Prince George’s County Executive Jack Johnson, arrested in a corruption probe Friday, told his wife to hide tens of thousands of dollars in her underwear as federal agents arrived at his house to search for illegal payoffs from a developer, federal prosecutors have charged.
Caught in an FBI sting taking a $15,000 payment from an unnamed developer Friday, Mr. Johnson later told his wife by telephone not to answer the door when two FBI agents came to their home, authorities said.
The county executive, a Democrat who was previously the county’s top prosecutor, then told his wife, Leslie Johnson, to tear up a $100,000 check from the developer and stash tens of thousands of dollars in cash in her bra, authorities said in charging documents.
“Tear it up! That is the only thing you have to do,” Mr. Johnson told his wife, referring to the check, according to prosecutors.
Asked by his wife about “cash down in the basement,” the documents say Mr. Johnson replied, “Put it in your bra and walk out or something, I don’t know what to do.”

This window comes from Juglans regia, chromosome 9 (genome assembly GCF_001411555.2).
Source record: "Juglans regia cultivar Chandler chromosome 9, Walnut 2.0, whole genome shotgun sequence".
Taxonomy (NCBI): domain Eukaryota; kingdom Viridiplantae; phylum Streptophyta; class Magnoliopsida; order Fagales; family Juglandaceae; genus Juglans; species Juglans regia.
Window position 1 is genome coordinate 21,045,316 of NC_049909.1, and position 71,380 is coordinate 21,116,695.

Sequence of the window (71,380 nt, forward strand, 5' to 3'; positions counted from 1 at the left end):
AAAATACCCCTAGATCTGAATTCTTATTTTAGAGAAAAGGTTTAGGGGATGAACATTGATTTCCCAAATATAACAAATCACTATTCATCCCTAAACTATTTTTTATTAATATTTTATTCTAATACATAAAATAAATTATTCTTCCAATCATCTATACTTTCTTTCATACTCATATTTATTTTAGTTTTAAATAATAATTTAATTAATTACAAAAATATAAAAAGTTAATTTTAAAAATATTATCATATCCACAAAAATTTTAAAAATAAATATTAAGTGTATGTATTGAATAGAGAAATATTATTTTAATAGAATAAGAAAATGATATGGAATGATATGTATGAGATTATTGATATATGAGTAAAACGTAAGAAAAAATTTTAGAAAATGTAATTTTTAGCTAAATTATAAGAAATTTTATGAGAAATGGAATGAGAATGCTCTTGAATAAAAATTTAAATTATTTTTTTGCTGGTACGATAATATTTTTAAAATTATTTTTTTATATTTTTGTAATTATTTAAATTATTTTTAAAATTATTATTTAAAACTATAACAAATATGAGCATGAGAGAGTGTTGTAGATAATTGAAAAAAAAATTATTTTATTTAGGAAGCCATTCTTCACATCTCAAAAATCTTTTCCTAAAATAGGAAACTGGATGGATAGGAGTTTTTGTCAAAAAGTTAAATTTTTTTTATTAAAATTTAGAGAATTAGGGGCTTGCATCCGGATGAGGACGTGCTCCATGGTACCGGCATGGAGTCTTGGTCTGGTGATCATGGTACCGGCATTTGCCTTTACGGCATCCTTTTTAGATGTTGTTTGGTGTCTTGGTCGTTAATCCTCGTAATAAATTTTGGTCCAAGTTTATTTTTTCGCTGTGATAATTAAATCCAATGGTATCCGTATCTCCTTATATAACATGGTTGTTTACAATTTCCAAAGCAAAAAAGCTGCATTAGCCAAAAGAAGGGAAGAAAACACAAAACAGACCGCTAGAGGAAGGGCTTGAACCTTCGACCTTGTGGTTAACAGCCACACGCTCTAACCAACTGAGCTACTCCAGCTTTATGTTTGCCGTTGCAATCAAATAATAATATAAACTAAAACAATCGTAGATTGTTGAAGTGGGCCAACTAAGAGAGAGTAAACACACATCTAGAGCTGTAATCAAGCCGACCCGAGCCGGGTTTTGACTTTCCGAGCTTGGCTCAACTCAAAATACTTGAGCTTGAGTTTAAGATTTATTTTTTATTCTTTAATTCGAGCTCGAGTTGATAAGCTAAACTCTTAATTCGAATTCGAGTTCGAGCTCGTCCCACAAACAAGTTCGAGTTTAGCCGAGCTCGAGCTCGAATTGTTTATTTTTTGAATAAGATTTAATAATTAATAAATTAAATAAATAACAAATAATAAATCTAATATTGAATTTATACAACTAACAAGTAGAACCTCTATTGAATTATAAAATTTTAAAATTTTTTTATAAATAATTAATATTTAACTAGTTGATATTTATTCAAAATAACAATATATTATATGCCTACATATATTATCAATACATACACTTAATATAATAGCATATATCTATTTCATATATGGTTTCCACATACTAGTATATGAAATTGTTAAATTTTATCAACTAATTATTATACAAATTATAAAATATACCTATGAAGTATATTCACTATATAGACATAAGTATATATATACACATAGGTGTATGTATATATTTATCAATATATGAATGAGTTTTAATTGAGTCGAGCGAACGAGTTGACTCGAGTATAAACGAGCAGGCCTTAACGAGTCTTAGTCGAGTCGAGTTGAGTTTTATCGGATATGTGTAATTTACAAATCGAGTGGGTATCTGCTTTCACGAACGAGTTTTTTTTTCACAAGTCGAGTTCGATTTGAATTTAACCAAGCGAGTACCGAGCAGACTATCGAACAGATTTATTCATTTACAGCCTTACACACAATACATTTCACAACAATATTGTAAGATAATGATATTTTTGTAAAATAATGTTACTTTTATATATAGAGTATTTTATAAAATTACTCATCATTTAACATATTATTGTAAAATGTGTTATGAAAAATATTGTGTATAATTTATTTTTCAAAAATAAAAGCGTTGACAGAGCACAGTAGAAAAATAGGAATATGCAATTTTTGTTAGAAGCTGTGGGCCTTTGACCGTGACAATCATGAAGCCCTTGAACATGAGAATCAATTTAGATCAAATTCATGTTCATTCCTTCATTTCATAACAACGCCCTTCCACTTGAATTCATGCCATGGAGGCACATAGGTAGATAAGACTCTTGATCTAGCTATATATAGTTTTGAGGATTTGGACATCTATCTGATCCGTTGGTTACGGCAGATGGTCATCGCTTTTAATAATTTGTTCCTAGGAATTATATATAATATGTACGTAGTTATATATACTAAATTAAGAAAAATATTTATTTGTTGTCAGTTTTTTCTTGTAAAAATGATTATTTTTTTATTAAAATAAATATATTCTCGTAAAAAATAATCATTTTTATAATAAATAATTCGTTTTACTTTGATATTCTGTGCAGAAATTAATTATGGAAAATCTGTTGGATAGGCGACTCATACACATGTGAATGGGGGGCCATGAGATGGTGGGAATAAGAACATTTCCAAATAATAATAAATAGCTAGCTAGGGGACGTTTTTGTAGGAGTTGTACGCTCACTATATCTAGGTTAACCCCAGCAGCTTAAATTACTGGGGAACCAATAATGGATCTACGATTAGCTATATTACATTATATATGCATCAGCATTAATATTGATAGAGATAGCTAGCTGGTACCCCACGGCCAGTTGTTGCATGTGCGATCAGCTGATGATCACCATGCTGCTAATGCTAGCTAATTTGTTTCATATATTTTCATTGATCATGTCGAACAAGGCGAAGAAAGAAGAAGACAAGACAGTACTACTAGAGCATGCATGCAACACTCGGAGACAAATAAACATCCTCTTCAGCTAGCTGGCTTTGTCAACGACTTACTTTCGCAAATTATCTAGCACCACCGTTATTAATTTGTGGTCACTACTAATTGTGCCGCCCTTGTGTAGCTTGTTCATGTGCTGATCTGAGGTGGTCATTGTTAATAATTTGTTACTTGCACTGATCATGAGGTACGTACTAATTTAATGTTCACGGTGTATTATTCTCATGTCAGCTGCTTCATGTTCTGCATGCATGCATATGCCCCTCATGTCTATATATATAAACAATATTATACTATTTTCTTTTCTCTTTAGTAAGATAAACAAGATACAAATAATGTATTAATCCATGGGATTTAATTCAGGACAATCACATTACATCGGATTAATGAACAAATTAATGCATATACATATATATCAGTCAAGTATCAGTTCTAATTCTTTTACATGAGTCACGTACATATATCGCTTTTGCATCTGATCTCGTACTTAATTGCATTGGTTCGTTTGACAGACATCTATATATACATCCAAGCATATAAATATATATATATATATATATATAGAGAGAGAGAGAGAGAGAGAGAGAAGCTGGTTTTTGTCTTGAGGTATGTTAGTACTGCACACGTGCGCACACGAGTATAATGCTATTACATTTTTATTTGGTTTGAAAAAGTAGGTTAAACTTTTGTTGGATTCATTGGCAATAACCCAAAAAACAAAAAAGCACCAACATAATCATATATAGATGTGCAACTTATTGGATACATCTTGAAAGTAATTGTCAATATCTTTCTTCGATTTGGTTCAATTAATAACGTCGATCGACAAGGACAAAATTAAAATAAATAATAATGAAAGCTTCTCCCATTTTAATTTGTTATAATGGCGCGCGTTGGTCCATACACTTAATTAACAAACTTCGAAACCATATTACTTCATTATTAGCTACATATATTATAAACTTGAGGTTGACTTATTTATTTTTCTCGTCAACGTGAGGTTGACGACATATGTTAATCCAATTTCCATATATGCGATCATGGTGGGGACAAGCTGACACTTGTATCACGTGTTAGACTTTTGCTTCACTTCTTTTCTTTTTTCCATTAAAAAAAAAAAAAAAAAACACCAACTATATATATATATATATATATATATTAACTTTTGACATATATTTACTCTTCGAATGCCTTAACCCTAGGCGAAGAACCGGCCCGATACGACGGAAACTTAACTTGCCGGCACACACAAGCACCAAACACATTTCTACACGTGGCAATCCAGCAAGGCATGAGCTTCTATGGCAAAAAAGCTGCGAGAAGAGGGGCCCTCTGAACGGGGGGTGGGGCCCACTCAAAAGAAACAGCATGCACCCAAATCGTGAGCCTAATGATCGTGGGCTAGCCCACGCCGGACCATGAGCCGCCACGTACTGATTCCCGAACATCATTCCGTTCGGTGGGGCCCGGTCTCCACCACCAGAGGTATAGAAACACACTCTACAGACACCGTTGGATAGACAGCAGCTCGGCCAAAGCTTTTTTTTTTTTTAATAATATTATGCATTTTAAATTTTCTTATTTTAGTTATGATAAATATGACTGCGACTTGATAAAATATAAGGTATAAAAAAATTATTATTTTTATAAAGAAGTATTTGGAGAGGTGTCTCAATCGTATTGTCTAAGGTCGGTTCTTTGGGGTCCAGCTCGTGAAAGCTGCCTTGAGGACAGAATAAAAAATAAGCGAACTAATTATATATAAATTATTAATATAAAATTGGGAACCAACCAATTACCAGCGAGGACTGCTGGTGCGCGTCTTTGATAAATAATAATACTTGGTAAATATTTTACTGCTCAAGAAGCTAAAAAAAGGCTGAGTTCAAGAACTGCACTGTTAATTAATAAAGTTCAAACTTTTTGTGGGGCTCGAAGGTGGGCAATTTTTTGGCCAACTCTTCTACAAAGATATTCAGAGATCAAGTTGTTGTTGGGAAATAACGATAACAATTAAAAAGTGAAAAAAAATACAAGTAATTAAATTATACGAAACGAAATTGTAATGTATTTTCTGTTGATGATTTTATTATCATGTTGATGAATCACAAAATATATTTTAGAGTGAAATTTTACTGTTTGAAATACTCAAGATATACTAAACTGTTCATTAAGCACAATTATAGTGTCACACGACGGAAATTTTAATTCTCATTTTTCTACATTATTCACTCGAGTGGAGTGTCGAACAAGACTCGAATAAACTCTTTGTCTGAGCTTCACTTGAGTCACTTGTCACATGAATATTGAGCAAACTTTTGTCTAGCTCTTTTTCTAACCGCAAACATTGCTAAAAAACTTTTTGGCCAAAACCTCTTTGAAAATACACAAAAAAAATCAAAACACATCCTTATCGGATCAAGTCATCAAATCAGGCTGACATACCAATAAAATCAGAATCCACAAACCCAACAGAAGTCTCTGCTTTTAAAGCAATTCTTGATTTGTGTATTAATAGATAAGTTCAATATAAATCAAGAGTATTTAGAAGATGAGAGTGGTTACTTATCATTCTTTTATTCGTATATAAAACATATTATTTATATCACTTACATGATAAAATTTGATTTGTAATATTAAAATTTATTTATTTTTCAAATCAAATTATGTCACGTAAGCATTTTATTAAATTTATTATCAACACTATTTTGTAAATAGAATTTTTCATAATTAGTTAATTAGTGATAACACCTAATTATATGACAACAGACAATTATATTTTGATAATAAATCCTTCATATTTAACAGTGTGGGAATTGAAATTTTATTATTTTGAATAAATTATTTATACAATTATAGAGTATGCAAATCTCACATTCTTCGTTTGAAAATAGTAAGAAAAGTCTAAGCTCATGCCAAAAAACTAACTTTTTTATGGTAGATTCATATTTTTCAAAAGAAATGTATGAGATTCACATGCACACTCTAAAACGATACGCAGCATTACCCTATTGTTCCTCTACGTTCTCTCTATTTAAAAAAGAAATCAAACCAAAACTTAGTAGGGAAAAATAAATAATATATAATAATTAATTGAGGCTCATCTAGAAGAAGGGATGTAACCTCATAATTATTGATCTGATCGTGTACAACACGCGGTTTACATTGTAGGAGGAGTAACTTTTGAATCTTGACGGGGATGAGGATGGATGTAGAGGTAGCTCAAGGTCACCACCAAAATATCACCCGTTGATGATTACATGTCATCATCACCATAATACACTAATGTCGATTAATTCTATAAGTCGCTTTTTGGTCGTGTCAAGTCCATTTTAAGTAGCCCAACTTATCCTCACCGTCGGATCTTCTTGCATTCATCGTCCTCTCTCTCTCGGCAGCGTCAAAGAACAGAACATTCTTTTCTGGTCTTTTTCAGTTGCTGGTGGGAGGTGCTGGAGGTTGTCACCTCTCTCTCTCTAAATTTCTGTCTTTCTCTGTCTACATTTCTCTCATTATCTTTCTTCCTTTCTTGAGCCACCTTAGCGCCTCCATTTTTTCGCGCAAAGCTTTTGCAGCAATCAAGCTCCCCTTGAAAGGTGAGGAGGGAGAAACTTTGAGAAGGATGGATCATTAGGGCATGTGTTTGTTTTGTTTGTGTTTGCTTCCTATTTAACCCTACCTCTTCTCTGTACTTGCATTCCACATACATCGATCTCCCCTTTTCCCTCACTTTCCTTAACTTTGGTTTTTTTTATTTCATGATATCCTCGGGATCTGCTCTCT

Later, Mr. Johnson told his wife to flush the check down the toilet, according to documents.
“Yes, flush that,” he said.
FBI agents, in a search of Mrs. Johnson, recovered $79,600 in cash from her underwear, officials said.
U.S. Attorney for Maryland Rod Rosenstein said the investigations are ongoing and that additional charges are expected.
Richard A. McFeely, special agent in charge of the FBI, said the charges followed a “long and complex investigation.”
“This investigation will continue to seek out corrupt officials and acts within all levels of Prince George’s County government,” he said.
Mrs. Johnson was recently elected but not yet sworn in to a spot on the county’s council.
Authorities, who had been monitoring Mr. Johnson’s cell phone since January, arrested the couple Friday. They appeared in federal court in Greenbelt where prosecutors unsealed an affidavit accusing them of tampering with evidence and destruction of records in a federal investigation, both felonies that carry up to 20 years in prison.
In an affidavit, authorities said that since 2006 the FBI has been looking into unnamed real estate developers in Prince George’s “regularly providing things of value to public officials” in exchange for favorable treatment.
The investigation led to a series of wiretaps from September 2009 through the present confirming “official corruption and extortion in Prince George’s County,” authorities said in the charging papers.